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Legal costs for civil litigation and Small Claims Court

June 2017
Clients often enter into civil or commercial litigation cases with the understanding that, if they win their case, their opponent will have to pay the client's legal costs. If the case is heard on the Court Fast Track or Multi Track, the client may be right; the standard position in that case will be that the 'winner' gets their reasonable legal costs paid by the 'loser'.

If however the case proceeds on the Court Small Claims Track, the position regarding the legal costs of the case is very different; and as claims of a value of up to £10,000 will normally be allocated to the Small Claims Track, it is an issue that will affect many litigants.

The standard position regarding legal costs in a Small Claims case is that the 'winning' party will only be awarded nominal fixed costs at the end of the case. If the case is complex, and/or the client has required detailed legal assistance, the legal costs charged may then end up creating a large hole in the damages that the client has been awarded at trial. At Norrie Waite & Slater we will always try to limit legal costs in a Small Claims case as much as possible, to lessen the impact of those costs on the client in the situation where the costs can't be recovered from the opponent.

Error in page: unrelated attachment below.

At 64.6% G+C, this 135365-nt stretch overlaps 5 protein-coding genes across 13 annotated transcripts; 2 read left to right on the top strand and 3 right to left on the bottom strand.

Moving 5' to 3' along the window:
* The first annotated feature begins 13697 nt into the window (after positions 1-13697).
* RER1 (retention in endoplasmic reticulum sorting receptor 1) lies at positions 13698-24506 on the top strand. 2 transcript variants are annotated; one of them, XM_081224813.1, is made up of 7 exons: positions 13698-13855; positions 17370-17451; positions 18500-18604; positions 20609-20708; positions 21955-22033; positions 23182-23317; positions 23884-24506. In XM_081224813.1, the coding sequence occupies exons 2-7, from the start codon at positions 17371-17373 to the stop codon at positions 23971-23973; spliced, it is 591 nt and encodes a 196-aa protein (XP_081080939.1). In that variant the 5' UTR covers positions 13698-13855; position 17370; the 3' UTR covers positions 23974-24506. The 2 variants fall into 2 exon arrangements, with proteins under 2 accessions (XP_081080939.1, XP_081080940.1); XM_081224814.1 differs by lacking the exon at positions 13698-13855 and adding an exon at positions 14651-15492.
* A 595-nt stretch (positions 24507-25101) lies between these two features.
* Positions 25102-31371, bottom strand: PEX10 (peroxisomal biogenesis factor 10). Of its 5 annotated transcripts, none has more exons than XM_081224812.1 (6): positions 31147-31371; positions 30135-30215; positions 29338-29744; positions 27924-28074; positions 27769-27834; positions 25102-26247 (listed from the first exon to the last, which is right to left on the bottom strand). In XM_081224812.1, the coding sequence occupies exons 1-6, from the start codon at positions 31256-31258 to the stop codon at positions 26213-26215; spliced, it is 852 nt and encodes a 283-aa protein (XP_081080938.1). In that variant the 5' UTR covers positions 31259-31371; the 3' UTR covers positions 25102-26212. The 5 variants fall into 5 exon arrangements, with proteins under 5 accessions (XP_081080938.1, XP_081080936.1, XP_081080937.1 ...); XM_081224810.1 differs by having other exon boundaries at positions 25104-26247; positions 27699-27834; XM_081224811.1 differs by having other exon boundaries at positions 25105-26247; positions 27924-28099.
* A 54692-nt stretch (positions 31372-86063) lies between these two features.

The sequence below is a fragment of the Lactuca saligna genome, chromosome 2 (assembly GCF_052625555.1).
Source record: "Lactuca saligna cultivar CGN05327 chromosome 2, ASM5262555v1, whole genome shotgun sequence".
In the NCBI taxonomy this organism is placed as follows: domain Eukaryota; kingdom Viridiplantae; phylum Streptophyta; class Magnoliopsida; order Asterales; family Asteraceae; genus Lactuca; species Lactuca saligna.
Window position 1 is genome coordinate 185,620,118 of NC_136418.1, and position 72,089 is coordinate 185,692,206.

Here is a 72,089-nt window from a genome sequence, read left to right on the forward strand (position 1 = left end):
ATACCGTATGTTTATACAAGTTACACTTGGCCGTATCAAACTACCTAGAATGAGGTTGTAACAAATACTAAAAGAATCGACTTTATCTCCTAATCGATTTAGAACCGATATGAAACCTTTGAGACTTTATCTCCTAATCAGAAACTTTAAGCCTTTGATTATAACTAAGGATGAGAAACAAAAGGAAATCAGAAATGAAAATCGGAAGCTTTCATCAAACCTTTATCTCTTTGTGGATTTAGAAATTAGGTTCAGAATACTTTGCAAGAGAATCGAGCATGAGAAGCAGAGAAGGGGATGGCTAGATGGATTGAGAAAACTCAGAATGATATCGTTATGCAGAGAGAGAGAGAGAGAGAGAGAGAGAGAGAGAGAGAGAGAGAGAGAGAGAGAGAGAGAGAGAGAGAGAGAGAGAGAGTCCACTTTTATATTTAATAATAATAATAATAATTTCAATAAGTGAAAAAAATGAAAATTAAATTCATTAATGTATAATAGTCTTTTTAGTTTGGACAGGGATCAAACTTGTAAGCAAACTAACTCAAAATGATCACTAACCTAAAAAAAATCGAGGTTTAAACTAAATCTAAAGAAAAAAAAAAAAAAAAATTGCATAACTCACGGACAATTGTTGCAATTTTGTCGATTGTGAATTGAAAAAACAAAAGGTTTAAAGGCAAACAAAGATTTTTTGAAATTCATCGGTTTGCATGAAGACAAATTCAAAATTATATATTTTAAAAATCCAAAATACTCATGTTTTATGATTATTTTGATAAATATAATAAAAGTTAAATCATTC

Under the Civil Procedure Rules, Judges are entitled to make an additional order as to legal costs in Small Claims cases where the Judge finds that a party has behaved unreasonably in their conduct. On the face of it, that offers a chance to the 'winning' party to reclaim at least some of the legal costs they have paid out. Experience though suggests that such orders are not particularly common as many Judges place a high bar on what constitutes 'unreasonable conduct' in a Small Claim, and further, the definition of what is 'unreasonable conduct' is very difficult to define, as what one Judge thinks is unreasonable may differ from the opinion of another.

In a recent case (Dammermann v Lanyon Bowdler LLP) the Court of Appeal gave some guidance as to how to assess what is 'unreasonable conduct' by a party in a Small Claims case; essentially, the Court of Appeal found that pursuing an ultimately unsuccessful case, through undue optimism in the strength of the case, or even through a lack of judgment, does not of itself mean that a party has been unreasonable in their conduct. If there is a reasonable explanation for the way the case has been pursued, that won't lead to an additional costs order being made against that party.

For the lawyer this is helpful guidance from the Court of Appeal, though whether it is helps the 'winning' party in a Small Claim is open to question, and the same warnings still apply to clients who think they will get their legal costs paid when they have won their Small Claim; any additional costs order made at the end of a Small Claims hearing will be the exception rather than the rule.

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